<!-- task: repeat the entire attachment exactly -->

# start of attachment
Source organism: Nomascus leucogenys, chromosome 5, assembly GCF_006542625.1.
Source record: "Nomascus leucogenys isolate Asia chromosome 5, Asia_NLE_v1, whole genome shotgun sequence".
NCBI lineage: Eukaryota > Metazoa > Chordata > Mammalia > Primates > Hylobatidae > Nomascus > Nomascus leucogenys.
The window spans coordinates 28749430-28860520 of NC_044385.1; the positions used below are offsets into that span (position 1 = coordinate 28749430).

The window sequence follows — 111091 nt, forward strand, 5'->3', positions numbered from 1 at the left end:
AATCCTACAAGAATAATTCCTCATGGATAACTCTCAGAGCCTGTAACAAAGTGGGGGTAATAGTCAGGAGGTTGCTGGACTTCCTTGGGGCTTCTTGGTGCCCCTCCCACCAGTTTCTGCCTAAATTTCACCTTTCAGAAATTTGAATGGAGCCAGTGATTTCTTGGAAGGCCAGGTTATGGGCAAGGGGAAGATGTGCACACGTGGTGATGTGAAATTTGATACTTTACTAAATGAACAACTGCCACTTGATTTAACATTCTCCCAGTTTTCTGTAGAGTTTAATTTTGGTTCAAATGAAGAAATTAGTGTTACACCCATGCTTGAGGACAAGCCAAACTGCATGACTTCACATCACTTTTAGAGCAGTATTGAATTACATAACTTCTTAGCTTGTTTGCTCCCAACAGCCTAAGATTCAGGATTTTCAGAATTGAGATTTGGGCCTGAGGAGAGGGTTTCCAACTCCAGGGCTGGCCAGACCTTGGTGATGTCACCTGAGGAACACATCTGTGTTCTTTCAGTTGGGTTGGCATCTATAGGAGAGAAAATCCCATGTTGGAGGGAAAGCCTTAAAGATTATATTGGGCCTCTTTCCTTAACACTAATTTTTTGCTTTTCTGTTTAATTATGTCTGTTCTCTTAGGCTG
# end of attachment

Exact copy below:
Source organism: Nomascus leucogenys, chromosome 5, assembly GCF_006542625.1.
Source record: "Nomascus leucogenys isolate Asia chromosome 5, Asia_NLE_v1, whole genome shotgun sequence".
NCBI lineage: Eukaryota > Metazoa > Chordata > Mammalia > Primates > Hylobatidae > Nomascus > Nomascus leucogenys.
The window spans coordinates 28749430-28860520 of NC_044385.1; the positions used below are offsets into that span (position 1 = coordinate 28749430).

The window sequence follows — 111091 nt, forward strand, 5'->3', positions numbered from 1 at the left end:
AATCCTACAAGAATAATTCCTCATGGATAACTCTCAGAGCCTGTAACAAAGTGGGGGTAATAGTCAGGAGGTTGCTGGACTTCCTTGGGGCTTCTTGGTGCCCCTCCCACCAGTTTCTGCCTAAATTTCACCTTTCAGAAATTTGAATGGAGCCAGTGATTTCTTGGAAGGCCAGGTTATGGGCAAGGGGAAGATGTGCACACGTGGTGATGTGAAATTTGATACTTTACTAAATGAACAACTGCCACTTGATTTAACATTCTCCCAGTTTTCTGTAGAGTTTAATTTTGGTTCAAATGAAGAAATTAGTGTTACACCCATGCTTGAGGACAAGCCAAACTGCATGACTTCACATCACTTTTAGAGCAGTATTGAATTACATAACTTCTTAGCTTGTTTGCTCCCAACAGCCTAAGATTCAGGATTTTCAGAATTGAGATTTGGGCCTGAGGAGAGGGTTTCCAACTCCAGGGCTGGCCAGACCTTGGTGATGTCACCTGAGGAACACATCTGTGTTCTTTCAGTTGGGTTGGCATCTATAGGAGAGAAAATCCCATGTTGGAGGGAAAGCCTTAAAGATTATATTGGGCCTCTTTCCTTAACACTAATTTTTTGCTTTTCTGTTTAATTATGTCTGTTCTCTTAGGCTG